Sound Advice: Page One by Steven Page
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Sound Advice: Page One by Steven Page

Every Tuesday, Torontoist scours record store shelves in search of the city’s most notable new releases and brings you the best—or sometimes just the biggest—of what we’ve heard in Sound Advice.

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On the former Barenaked Ladies frontman’s first solo effort since his high profile booger sugar bust and split from his longtime musical compatriots, Steven Page comes off like an ex-girlfriend who just got a really hot post-breakup makeover. As opposed to the remaining Ladies’ bitter post-split single “You Run Away,” in which the band slings mud at their departed brainchild, Page One (out today via Anthem and Universal) lets bygones be bygones, featuring twelves upbeat, eclectic pop ditties that mostly forgo the woe-is-me-isms to focus on (ahem, duh) turning the page.
Of course, Page still addresses his trials and tribulations here, but does so whilst maintaining an immutable, ear-to-ear smile. On the giddy, grandiosely orchestrated opener “A New Shore” (streaming right), he confronts the breakup nonchalantly, quipping, “I forget if I was pushed or I jumped overboard/And after all this time what’s the difference?” “Over Joy” recounts Page’s battles with depression lyrically, but instrumentally, it’s a sunshiny tune channeling The Beatles at their most chipper. And though the initial nuptial cynicism of “All the Young Monogamists” hearkens to his divorce from Carolyn Ricketts, by the end of the song, Page raises the sabre of matrimony with unflinching resolve (“I will always be true to you”).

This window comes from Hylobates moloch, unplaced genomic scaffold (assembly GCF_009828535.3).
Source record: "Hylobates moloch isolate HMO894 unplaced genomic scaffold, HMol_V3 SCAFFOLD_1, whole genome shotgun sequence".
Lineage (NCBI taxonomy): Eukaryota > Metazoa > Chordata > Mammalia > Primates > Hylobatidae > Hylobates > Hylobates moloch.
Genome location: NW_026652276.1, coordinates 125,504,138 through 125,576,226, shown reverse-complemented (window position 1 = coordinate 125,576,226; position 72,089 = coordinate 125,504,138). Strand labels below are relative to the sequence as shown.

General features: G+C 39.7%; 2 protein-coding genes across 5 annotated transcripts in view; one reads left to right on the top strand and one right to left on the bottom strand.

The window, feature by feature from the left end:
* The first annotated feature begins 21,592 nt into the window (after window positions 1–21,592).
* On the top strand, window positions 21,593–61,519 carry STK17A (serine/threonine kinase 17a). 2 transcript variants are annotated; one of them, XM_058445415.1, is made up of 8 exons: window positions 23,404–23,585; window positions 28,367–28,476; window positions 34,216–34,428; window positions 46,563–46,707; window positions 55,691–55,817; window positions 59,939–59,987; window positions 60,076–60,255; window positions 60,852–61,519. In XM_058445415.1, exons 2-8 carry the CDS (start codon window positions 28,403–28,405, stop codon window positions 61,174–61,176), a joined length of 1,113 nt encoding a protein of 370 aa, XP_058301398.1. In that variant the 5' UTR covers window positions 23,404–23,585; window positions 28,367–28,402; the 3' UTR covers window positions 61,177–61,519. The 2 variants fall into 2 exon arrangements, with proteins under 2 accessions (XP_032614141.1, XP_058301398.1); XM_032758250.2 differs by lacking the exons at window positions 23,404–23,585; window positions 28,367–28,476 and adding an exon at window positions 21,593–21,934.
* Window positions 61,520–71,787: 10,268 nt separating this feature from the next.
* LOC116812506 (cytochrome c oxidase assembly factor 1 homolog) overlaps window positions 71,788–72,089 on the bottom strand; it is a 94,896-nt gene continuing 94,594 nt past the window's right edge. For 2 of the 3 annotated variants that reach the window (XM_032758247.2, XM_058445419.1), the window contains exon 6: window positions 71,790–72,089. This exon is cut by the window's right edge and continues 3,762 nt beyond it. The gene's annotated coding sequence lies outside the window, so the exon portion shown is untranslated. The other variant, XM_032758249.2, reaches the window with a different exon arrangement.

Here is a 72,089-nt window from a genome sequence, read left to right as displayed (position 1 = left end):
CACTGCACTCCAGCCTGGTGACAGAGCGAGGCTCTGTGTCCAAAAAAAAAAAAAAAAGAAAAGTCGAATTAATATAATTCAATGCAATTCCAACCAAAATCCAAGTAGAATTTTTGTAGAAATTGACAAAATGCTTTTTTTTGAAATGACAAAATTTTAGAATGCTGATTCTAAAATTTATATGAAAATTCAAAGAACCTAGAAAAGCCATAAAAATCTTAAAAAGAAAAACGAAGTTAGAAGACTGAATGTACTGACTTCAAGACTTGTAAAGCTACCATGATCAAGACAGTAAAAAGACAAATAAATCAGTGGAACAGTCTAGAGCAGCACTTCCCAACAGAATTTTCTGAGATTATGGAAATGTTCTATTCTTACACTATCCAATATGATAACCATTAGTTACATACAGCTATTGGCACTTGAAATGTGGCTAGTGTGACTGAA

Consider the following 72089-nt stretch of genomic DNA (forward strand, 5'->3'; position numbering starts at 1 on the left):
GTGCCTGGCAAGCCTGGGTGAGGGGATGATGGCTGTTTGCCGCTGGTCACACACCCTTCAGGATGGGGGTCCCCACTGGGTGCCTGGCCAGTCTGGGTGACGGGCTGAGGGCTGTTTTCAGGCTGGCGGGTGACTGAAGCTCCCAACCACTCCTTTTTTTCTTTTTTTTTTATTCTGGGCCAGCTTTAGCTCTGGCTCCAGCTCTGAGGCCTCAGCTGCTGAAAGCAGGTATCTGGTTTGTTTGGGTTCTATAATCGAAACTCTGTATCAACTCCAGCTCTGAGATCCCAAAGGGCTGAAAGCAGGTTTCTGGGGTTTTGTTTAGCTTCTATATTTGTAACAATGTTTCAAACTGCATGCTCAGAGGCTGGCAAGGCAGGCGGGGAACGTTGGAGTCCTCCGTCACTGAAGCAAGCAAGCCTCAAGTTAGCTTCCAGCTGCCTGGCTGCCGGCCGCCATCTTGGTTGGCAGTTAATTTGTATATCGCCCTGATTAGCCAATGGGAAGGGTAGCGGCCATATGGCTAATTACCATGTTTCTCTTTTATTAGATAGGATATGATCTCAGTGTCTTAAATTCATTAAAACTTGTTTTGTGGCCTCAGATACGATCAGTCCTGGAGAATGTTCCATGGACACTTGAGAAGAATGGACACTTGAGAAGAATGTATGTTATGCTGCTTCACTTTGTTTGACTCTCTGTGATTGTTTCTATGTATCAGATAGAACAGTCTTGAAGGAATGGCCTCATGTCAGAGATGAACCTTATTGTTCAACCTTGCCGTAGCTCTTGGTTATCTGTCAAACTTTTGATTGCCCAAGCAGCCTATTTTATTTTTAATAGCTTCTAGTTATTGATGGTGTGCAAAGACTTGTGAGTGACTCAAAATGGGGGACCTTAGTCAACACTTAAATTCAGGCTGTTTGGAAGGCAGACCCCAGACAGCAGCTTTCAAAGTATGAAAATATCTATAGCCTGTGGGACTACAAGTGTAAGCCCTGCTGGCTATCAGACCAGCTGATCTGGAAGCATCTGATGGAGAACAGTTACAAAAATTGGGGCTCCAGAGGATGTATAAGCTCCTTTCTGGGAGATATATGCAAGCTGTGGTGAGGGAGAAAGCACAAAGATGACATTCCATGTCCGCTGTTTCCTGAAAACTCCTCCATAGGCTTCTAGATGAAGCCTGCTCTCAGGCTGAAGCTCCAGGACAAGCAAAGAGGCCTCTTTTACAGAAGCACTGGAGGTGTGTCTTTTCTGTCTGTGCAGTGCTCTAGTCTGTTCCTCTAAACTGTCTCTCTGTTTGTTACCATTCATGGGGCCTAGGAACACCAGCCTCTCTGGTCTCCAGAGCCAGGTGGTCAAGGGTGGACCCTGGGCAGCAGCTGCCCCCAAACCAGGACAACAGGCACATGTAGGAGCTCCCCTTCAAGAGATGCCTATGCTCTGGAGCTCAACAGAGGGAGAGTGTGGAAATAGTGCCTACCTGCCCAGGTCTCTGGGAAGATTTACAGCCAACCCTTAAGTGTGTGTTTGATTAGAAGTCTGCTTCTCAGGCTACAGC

The over-the-top optimism verges on grating (especially during the happy-go-lucky synth-pop of “If You Love Me”), but Page One’s subtle sarcasm and ceaseless genre-shifting keep things fresh. Underpinned by a whimsical, Bryan Wilson–eqsue songwriting approach, the record traverses the realms of power pop, big-band jazz, electronica, and country waltz with playful bombast, indicating the man is enjoying his new-found freedom. By the record’s end, he even relinquishes his vices (“No cocaine and discos/I gave that all up for the chorus, girl”), signalling a return to the Disney-approved, Prius-driving, public school–supporting do-gooder soccer moms all know and love. Ed Robertson must be boning up on “Get Your Ex Back” strategies right now.

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